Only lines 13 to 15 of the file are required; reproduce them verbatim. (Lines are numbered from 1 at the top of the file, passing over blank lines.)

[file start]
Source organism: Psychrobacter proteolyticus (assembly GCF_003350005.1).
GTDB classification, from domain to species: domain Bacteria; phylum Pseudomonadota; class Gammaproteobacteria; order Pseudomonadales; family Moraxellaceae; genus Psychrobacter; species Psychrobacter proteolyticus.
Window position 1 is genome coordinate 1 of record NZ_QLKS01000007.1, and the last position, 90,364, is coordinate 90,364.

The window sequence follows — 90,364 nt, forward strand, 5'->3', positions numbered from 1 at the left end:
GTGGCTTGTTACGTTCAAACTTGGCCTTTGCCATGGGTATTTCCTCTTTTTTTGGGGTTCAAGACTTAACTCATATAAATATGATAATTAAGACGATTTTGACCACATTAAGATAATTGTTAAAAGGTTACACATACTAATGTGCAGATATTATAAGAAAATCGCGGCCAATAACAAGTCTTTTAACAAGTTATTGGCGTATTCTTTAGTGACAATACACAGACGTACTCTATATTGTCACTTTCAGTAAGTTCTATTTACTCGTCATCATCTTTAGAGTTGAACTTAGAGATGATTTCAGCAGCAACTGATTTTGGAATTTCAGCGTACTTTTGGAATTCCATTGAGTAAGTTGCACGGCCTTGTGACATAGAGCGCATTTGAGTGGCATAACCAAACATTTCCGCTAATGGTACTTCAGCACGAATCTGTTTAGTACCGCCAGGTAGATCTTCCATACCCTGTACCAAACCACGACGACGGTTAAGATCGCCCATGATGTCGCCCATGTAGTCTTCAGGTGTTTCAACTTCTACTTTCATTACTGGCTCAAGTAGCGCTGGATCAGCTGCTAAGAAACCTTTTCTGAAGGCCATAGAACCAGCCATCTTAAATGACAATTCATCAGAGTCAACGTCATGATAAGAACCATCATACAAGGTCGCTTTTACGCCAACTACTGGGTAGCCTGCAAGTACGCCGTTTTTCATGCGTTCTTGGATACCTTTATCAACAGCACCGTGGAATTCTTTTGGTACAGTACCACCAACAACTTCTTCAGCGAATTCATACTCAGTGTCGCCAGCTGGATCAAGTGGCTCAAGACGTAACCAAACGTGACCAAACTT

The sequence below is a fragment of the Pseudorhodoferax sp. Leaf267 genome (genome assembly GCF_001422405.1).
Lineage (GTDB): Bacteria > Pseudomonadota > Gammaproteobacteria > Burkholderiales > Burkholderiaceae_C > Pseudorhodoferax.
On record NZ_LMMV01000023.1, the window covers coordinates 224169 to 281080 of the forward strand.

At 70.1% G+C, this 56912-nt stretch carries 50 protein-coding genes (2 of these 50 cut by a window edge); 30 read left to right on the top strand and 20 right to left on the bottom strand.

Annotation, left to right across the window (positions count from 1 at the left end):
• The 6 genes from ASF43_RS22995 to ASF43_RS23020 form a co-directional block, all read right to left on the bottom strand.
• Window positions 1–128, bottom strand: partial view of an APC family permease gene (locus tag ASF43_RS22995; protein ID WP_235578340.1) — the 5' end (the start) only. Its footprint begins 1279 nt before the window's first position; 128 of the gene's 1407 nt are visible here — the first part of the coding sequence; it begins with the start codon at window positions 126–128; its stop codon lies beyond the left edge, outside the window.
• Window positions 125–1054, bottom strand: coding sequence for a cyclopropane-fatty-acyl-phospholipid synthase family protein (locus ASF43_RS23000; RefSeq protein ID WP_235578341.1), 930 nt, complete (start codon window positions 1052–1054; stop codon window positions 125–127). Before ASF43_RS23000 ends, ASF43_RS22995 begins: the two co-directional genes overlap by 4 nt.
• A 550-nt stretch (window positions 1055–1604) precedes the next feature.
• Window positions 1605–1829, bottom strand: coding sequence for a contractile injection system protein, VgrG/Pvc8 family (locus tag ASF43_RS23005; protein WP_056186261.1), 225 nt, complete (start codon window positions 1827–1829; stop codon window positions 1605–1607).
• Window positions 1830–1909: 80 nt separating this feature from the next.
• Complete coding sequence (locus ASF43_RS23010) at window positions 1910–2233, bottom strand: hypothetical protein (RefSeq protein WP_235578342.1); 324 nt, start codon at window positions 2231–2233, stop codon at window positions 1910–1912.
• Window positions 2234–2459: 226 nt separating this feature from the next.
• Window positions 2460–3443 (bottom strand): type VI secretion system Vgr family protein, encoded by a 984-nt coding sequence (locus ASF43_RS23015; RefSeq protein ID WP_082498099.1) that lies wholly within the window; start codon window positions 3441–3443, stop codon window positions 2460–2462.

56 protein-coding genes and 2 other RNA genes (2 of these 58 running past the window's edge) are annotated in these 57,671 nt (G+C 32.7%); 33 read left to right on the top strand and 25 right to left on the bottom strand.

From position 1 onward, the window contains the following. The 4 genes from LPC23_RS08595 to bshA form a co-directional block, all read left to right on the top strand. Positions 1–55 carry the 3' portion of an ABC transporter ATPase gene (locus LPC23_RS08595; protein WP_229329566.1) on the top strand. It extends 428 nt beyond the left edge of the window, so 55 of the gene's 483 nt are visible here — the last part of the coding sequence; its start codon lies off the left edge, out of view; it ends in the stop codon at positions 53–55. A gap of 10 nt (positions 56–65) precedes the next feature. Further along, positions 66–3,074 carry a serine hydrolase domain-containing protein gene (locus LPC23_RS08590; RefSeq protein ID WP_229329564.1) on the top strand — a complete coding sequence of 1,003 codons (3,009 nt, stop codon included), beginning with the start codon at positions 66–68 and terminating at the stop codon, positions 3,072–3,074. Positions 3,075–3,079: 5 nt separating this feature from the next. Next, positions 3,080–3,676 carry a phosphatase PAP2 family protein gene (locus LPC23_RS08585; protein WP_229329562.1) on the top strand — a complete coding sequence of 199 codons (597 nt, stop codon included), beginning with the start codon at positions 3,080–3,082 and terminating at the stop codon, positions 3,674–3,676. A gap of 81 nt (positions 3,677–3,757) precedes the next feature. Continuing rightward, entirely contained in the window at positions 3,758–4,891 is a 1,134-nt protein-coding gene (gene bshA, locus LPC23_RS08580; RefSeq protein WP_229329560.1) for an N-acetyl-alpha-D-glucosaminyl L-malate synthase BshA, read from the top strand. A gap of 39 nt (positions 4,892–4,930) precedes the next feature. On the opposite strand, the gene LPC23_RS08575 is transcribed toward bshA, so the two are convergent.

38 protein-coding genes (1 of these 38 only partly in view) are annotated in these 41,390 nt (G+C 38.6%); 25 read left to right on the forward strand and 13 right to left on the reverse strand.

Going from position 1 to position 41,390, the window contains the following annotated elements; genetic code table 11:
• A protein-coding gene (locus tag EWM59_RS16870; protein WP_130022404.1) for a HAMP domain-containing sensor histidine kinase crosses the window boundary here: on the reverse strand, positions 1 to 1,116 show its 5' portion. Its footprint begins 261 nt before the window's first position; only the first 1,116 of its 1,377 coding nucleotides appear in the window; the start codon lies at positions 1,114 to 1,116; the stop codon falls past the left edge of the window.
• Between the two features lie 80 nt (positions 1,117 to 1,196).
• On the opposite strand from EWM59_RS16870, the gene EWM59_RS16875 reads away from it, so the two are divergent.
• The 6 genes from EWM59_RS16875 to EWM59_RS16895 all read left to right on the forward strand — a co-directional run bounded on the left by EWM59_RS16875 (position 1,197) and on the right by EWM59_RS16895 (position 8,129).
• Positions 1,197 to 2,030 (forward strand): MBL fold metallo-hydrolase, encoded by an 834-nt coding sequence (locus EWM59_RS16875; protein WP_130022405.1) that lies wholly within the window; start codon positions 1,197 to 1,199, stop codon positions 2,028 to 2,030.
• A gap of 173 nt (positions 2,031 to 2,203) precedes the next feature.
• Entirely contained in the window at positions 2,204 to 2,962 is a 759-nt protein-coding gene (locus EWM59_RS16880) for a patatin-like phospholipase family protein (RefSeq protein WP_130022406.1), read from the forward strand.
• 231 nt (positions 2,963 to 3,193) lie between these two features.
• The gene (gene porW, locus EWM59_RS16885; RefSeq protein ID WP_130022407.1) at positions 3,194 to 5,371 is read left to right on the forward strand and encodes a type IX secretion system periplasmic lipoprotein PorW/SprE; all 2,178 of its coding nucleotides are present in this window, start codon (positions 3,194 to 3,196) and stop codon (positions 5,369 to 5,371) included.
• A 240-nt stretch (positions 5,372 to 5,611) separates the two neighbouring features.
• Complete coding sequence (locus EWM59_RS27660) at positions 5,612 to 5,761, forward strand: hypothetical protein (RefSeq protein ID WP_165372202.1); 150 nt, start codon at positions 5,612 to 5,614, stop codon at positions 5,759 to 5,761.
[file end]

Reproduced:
• Window positions 125–1054, bottom strand: coding sequence for a cyclopropane-fatty-acyl-phospholipid synthase family protein (locus ASF43_RS23000; RefSeq protein ID WP_235578341.1), 930 nt, complete (start codon window positions 1052–1054; stop codon window positions 125–127). Before ASF43_RS23000 ends, ASF43_RS22995 begins: the two co-directional genes overlap by 4 nt.
• A 550-nt stretch (window positions 1055–1604) precedes the next feature.
• Window positions 1605–1829, bottom strand: coding sequence for a contractile injection system protein, VgrG/Pvc8 family (locus tag ASF43_RS23005; protein WP_056186261.1), 225 nt, complete (start codon window positions 1827–1829; stop codon window positions 1605–1607).